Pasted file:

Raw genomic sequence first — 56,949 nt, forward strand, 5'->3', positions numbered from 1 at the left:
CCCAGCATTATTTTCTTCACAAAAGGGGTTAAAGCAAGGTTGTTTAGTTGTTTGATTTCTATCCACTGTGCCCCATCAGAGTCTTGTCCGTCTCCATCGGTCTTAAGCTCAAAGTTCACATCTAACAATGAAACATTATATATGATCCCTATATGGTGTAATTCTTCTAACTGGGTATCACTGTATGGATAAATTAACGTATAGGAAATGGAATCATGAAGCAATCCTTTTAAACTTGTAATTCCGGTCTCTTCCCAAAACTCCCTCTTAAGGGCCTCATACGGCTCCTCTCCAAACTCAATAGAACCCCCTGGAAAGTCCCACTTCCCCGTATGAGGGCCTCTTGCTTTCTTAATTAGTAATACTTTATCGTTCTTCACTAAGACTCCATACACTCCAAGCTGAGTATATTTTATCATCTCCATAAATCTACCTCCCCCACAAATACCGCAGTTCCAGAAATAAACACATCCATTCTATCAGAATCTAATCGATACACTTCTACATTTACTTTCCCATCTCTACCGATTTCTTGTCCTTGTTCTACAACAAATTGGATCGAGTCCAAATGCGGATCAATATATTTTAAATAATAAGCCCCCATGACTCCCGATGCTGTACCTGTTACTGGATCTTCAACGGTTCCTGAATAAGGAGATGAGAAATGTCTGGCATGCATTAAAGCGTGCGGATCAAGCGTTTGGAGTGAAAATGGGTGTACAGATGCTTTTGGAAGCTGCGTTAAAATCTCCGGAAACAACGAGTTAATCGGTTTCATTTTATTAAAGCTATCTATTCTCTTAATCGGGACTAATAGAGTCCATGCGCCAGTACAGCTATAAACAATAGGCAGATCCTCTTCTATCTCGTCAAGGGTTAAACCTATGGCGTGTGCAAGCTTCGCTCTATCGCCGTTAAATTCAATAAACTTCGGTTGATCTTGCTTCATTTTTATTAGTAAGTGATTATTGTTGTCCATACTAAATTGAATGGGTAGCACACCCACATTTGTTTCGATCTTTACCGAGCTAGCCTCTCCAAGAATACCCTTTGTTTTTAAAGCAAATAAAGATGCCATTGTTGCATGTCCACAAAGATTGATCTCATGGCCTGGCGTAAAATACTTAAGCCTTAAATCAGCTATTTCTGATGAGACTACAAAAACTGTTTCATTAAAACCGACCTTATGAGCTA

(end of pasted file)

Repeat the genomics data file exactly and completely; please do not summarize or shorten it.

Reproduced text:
Raw genomic sequence first — 56,949 nt, forward strand, 5'->3', positions numbered from 1 at the left:
CCCAGCATTATTTTCTTCACAAAAGGGGTTAAAGCAAGGTTGTTTAGTTGTTTGATTTCTATCCACTGTGCCCCATCAGAGTCTTGTCCGTCTCCATCGGTCTTAAGCTCAAAGTTCACATCTAACAATGAAACATTATATATGATCCCTATATGGTGTAATTCTTCTAACTGGGTATCACTGTATGGATAAATTAACGTATAGGAAATGGAATCATGAAGCAATCCTTTTAAACTTGTAATTCCGGTCTCTTCCCAAAACTCCCTCTTAAGGGCCTCATACGGCTCCTCTCCAAACTCAATAGAACCCCCTGGAAAGTCCCACTTCCCCGTATGAGGGCCTCTTGCTTTCTTAATTAGTAATACTTTATCGTTCTTCACTAAGACTCCATACACTCCAAGCTGAGTATATTTTATCATCTCCATAAATCTACCTCCCCCACAAATACCGCAGTTCCAGAAATAAACACATCCATTCTATCAGAATCTAATCGATACACTTCTACATTTACTTTCCCATCTCTACCGATTTCTTGTCCTTGTTCTACAACAAATTGGATCGAGTCCAAATGCGGATCAATATATTTTAAATAATAAGCCCCCATGACTCCCGATGCTGTACCTGTTACTGGATCTTCAACGGTTCCTGAATAAGGAGATGAGAAATGTCTGGCATGCATTAAAGCGTGCGGATCAAGCGTTTGGAGTGAAAATGGGTGTACAGATGCTTTTGGAAGCTGCGTTAAAATCTCCGGAAACAACGAGTTAATCGGTTTCATTTTATTAAAGCTATCTATTCTCTTAATCGGGACTAATAGAGTCCATGCGCCAGTACAGCTATAAACAATAGGCAGATCCTCTTCTATCTCGTCAAGGGTTAAACCTATGGCGTGTGCAAGCTTCGCTCTATCGCCGTTAAATTCAATAAACTTCGGTTGATCTTGCTTCATTTTTATTAGTAAGTGATTATTGTTGTCCATACTAAATTGAATGGGTAGCACACCCACATTTGTTTCGATCTTTACCGAGCTAGCCTCTCCAAGAATACCCTTTGTTTTTAAAGCAAATAAAGATGCCATTGTTGCATGTCCACAAAGATTGATCTCATGGCCTGGCGTAAAATACTTAAGCCTTAAATCAGCTATTTCTGATGAGACTACAAAAACTGTTTCATTAAAACCGACCTTATGAGCTA